ABBEY, a monastery, or conventual establishment, under the government of an abbot or an abbess. A priory only differed from an abbey in that the superior bore the name of prior instead of abbot. This was the case in all the English conventual cathedrals, e.g., Canter bury, Ely, Norwich, &c., where the archbishop or bishop occupied the abbot s place, the superior of the monastery being termed prior. Other priories were originally off shoots from the larger abbeys, to the abbots of which they continued subordinate ; but in later times the actual dis tinction between abbeys and priories was lost.
Reserving for the article Monasticism the history of the rise and progress of the monastic system, its objects, benefits, evils, its decline and fall, we propose in this article to con fine ourselves to the structural plan and arrangement of conventual establishments, and a description of the various buildings of which these vast piles were composed.
The earliest Christian monastic communities with which we are acquainted consisted of groups of cells or huts collected about a common centre, which was usually the abode of some anchorite celebrated for superior holiness or singular asceticism, but without any attempt at orderly arrangement. The formation of such communities in the East does not date from the introduction of Christianity. The example had been already set by the Essenes in Judea and the Therapeutæ in Egypt, who may be considered the prototypes of the industrial and meditative communities of monks.
In the earliest age of Christian monasticism the ascetics were accustomed to live singly, independent of one another, at no great distance from some village, supporting them selves by the labour of their own hands, and distributing the surplus after the supply of their own scanty wants to the poor. Increasing religious fervour, aided by persecu tion, drove them further and further away from the abodes of men into mountain solitudes or lonely deserts. The deserts of Egypt swarmed with the cells or huts of these anchorites. Antony, who had retired to the Egyptian Thebaid during the persecution of Maximin, A.D. 312, was the most celebrated among them for his austerities, his sanctity, and his power as an exorcist. His fame collected round him a host of followers, emulous of his sanctity. The deeper he withdrew into the wilderness, the more numerous his disciples became. They refused to be sepa rated from him, and built their cells round that of their spiritual father. Thus arose the first monastic community, consisting of anchorites living each in his own little dwell ing, united together under one superior. Antony, as Neander remarks (Church History, vol. iii. p. 316, Clark s Trans.), " without any conscious design of his own, had become the founder of a new mode of living in common, Coenobitism." By degrees order was introduced in the groups of huts. They were arranged in lines like the tents in an encampment, or the houses in a street. From this arrangement these lines of single cells came to be known as Lauræ, Λαῦραι, "streets" or "lanes."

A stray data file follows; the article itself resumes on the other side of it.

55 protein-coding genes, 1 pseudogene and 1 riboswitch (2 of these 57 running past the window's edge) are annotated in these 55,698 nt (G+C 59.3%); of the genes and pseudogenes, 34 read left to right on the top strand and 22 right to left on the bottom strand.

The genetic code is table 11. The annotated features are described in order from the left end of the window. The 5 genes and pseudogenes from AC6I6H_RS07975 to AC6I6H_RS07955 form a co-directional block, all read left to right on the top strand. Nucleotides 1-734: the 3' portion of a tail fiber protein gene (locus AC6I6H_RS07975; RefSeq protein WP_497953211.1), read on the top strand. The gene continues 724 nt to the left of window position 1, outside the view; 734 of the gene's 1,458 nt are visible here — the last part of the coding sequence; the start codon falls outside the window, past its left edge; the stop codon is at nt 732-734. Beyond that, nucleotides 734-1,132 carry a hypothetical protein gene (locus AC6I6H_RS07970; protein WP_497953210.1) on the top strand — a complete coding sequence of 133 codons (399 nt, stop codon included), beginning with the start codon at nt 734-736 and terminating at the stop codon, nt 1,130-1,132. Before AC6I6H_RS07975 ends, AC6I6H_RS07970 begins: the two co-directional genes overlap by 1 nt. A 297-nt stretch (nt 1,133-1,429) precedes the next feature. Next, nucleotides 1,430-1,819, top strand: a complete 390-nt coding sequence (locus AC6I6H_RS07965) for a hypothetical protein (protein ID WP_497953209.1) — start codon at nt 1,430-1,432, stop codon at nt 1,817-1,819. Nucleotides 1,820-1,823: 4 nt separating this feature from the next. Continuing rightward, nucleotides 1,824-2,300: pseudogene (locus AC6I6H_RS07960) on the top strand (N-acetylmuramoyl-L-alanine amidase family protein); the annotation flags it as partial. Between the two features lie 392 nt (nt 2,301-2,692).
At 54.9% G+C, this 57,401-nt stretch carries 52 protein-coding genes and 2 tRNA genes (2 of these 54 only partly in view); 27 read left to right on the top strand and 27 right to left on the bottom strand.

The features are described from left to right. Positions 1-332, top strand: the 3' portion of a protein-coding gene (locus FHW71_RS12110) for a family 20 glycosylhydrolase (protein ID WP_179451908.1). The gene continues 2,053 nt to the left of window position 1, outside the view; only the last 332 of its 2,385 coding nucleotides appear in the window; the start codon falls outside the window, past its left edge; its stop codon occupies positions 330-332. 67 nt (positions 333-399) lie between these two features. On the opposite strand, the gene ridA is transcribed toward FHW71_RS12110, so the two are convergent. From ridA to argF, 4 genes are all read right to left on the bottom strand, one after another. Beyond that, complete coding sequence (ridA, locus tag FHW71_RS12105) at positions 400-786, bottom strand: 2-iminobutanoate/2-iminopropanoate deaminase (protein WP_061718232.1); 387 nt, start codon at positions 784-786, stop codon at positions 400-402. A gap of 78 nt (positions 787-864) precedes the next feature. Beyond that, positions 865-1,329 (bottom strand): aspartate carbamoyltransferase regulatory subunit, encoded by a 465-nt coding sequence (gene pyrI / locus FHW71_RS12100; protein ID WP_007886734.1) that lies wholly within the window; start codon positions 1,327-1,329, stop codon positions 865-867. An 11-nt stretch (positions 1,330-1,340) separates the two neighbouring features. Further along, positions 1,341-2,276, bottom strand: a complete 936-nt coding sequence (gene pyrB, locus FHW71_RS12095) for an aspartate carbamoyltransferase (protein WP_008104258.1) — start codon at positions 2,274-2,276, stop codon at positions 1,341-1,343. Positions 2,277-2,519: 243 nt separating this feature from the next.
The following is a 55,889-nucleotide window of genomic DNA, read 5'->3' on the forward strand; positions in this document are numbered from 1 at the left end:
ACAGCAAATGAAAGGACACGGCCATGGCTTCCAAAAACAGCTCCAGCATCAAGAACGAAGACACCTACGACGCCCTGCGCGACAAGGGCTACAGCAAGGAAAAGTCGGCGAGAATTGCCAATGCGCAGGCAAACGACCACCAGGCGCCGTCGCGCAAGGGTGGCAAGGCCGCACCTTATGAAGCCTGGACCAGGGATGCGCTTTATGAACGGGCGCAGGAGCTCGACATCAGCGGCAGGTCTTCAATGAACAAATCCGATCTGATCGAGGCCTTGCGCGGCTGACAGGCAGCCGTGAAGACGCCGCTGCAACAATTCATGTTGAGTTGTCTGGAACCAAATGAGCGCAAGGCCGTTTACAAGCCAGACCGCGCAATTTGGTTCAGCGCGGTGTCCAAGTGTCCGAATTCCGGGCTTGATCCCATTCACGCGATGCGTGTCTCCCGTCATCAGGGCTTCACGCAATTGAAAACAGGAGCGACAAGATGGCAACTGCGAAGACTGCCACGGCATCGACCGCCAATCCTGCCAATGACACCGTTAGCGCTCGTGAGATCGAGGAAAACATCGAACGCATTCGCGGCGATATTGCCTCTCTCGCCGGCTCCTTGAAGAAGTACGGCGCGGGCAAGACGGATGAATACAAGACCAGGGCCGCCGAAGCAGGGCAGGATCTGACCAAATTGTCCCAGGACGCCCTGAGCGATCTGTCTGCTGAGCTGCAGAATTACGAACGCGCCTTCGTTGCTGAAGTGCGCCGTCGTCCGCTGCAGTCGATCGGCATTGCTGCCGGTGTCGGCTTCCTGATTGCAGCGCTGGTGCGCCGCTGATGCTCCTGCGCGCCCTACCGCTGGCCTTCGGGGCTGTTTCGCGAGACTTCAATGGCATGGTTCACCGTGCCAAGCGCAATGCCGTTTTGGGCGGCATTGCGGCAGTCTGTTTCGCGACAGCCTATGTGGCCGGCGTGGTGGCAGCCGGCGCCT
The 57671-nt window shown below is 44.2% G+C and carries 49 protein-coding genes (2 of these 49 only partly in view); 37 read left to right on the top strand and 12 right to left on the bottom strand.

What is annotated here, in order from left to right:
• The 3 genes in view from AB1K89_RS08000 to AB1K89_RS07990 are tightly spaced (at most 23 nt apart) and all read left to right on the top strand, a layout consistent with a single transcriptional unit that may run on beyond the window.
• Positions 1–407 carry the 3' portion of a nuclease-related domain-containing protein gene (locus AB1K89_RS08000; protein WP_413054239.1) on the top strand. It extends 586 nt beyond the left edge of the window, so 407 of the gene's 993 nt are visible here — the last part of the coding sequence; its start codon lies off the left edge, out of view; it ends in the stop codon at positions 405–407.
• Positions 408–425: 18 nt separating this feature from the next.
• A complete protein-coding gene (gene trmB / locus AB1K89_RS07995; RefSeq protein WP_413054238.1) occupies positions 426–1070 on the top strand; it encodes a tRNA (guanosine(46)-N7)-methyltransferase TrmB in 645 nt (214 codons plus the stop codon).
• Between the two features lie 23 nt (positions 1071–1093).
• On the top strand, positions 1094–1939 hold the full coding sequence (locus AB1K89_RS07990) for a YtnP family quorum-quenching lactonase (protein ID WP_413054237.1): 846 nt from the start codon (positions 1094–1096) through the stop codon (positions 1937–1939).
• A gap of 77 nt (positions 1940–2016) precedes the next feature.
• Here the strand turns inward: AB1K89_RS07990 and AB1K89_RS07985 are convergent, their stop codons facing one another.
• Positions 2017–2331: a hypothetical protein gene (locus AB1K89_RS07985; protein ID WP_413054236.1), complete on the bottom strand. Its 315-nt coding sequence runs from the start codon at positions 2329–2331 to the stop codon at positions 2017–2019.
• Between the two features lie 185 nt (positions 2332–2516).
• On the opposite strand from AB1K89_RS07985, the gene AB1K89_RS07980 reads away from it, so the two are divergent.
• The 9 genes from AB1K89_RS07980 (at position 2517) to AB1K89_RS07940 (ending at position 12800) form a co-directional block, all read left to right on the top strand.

The real founder of cœnobian monasteries in the modern sense was Pachomius, an Egyptian of the beginning of the 4th century. The first comnmnity established by him was at Tabennae, an island of the Nile in Upper Egypt. Eight others were founded in his lifetime, numbering 3000 monks. Within 50 years from his death his societies could reckon 50,000 members. These ccenobia resembled villages, peopled by a hard-working religious community, all of one sex. . The buildings were detached, small, and of the humblest character. Each cell or hut, according to Sozomen (H. E. iii. 14), contained three monks. They took their chief meal in a common refectory at 3 P.M., up to which hour they usually fasted. They ate in silence, with hoods so drawn over their faces that they could see nothing but what was on the table before them. The monks spent all the time, not devoted to religious services or study, in manual labour. Palladius, who visited the Egyptian monasteriesabout the close of the 4th century, found among the 300